Seborrheic Dermatitis


Seborrheic dermatitis is a skin condition characterized by red, flaky skin. It is much more than just dandruff. While dandruff occurs exclusively on the scalp, seborrheic dermatitis can affect skin on other parts of the body and can be serious enough to cause complications.

Causes

Although the exact cause of seborrheic dermatitis is unknown, it would appear that a dysfunction of the sebaceous glands and a microscopic yeast-like fungus called Malassezia, which is found in sebum, play a significant role in the emergence of this condition. Poor hygiene, stress and a dry environment are also thought to aggravate the symptoms of seborrheic dermatitis.

Sebaceous glands:glands in the skin that open into hair follicles and secrete sebum.
Sebum:oily secretion that plays an important role in protecting the skin.

Persons at risk

This condition affects between 3-5% of the population. Infants aged 3 to 8 months are most commonly affected (known as cradle cap). The condition is quite rare in adults and risk decreases with age. It affects more men than women.

Symptoms

Seborrheic dermatitis is characterized by red, itchy patches of skin covered with silver-coloured scales. In more severe cases, you may also notice thick, yellow patches. These symptoms commonly occur in areas of the skin where there is a rich supply of sebaceous glands. The scalp and face (eyebrows, nose, eyelashes, nasolabial fold) are most often affected. In men, lesions can also appear on the chest and back. An individual can experience periods of intense symptoms alternating with periods that are symptom-free.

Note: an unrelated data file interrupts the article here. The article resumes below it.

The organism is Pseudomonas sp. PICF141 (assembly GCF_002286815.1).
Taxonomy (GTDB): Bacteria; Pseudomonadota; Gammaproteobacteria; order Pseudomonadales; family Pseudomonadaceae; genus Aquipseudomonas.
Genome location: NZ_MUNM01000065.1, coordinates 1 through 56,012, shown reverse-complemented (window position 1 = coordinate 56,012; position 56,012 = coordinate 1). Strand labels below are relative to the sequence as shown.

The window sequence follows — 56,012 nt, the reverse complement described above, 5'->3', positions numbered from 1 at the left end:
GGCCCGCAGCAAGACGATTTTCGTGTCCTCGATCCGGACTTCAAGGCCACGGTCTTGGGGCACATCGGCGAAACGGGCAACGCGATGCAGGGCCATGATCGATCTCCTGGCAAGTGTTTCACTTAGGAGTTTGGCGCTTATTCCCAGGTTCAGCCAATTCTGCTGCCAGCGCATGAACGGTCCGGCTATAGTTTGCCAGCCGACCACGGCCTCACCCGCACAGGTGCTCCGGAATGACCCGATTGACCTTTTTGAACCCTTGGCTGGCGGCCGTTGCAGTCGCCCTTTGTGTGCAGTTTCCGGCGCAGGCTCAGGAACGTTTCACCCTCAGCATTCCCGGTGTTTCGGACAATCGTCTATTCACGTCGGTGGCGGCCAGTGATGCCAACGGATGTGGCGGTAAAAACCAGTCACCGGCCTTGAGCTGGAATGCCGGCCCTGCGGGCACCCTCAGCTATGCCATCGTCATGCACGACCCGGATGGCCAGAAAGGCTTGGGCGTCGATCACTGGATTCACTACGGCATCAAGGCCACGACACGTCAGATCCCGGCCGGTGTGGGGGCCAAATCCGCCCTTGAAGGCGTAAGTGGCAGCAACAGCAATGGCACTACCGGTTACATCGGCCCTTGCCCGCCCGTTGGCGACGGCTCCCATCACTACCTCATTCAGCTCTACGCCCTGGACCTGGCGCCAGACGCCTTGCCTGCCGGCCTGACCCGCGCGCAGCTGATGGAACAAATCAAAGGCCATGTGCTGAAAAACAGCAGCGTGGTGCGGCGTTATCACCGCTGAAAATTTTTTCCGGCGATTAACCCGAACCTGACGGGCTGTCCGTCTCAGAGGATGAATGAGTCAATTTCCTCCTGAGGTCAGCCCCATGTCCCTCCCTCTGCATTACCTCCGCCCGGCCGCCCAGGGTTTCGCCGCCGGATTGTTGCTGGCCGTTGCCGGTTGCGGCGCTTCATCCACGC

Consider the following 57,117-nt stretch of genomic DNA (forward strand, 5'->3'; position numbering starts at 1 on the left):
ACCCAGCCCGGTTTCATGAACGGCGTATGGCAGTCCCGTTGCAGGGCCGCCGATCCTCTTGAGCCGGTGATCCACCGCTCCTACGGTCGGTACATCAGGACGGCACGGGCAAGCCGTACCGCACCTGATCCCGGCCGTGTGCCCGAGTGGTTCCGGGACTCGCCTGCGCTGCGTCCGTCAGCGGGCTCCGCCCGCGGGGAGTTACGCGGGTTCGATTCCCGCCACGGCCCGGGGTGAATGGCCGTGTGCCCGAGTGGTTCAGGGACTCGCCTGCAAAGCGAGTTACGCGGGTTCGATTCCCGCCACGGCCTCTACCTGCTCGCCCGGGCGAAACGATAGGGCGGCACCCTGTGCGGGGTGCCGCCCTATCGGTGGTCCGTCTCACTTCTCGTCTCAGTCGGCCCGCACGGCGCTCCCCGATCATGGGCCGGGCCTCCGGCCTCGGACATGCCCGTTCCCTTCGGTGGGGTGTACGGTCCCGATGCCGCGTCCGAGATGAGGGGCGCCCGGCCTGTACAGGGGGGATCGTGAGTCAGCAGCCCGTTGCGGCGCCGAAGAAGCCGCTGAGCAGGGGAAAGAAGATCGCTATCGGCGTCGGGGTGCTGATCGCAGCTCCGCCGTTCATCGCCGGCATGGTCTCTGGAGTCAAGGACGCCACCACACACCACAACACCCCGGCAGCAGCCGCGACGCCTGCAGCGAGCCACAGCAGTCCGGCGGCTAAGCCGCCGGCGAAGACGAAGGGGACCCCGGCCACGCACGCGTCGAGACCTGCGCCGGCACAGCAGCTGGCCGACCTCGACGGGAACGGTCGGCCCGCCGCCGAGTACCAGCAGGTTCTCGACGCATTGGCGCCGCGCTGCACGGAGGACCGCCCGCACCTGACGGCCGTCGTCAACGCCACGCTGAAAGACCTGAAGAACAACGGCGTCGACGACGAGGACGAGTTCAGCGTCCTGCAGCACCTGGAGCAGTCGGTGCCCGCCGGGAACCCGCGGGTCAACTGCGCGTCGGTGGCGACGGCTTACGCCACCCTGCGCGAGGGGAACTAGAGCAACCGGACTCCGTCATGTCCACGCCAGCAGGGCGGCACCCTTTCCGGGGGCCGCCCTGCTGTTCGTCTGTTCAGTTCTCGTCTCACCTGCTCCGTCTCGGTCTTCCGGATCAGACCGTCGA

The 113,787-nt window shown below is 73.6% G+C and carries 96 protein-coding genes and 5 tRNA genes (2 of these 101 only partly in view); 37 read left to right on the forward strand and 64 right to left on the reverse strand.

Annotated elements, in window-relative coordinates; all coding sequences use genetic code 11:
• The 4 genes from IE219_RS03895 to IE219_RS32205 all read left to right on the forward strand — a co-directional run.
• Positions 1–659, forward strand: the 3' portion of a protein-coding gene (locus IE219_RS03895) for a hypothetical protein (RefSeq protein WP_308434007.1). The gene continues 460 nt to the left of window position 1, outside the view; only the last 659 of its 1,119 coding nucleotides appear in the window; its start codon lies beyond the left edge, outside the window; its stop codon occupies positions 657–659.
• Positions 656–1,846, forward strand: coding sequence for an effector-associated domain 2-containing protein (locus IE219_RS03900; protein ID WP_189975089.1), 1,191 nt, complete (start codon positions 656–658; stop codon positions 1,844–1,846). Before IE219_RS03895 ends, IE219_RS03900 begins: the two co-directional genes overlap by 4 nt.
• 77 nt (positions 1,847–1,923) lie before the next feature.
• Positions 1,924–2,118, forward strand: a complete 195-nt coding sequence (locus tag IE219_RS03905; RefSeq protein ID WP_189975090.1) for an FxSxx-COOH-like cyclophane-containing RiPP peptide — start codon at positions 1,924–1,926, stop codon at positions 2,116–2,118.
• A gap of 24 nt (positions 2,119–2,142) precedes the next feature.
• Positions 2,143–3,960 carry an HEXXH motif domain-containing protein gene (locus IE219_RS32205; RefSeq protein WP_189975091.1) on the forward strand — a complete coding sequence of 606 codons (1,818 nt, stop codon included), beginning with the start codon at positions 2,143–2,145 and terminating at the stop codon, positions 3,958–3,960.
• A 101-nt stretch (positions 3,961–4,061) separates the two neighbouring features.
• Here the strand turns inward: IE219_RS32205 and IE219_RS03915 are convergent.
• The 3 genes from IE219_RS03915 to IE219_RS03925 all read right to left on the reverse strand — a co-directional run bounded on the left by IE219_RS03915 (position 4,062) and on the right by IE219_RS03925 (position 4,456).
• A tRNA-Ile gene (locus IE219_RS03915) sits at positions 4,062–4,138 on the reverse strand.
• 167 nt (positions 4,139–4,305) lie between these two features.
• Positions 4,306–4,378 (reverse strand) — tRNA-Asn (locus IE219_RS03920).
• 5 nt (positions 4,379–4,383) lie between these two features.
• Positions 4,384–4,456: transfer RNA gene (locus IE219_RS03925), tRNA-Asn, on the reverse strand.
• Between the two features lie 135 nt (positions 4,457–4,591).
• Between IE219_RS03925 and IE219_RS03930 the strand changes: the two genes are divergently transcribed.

Possible complications include bacterial superinfection of lesions requiring antibiotic treatment. Developing seborrheic dermatitis in the eyelashes may lead to inflamed eyelids and interfere with contact lens wear. It is therefore important to treat symptoms as soon as they appear while they are mild and easy to manage.

Diagnosis

After a thorough physical examination and discussion with your physician, he or she will be able to determine whether the lesions are caused by seborrheic dermatitis or another skin disorder such as psoriasis or atopic dermatitis.

Treatment and prevention

Treatments aimed at reducing symptoms do exist. They are based on skin type and severity. Treatments consist of medicated shampoos and lotions that have anti-fungal (inhibits the growth of fungi), keratolytic (helps dissolve and clear away crusts) and anti-inflammatory (reduces itchiness and redness) properties. There is no cure for seborrheic dermatitis.

Before and during treatment, a few simple measures may help reduce the intensity and frequency of symptoms:

  • Wash hair daily if head is affected (with regular or medicated shampoo);
  • Avoid irritating lesions by scratching excessively and using soaps or other irritants;
  • Keep skin well hydrated (use oil-free creams or lotions, make sure your environment is cool and humid);
  • Shave beard and mustache daily if this area if affected;
  • Adopt a healthy lifestyle: rest, healthy diet, regular exercise, minimal stress.

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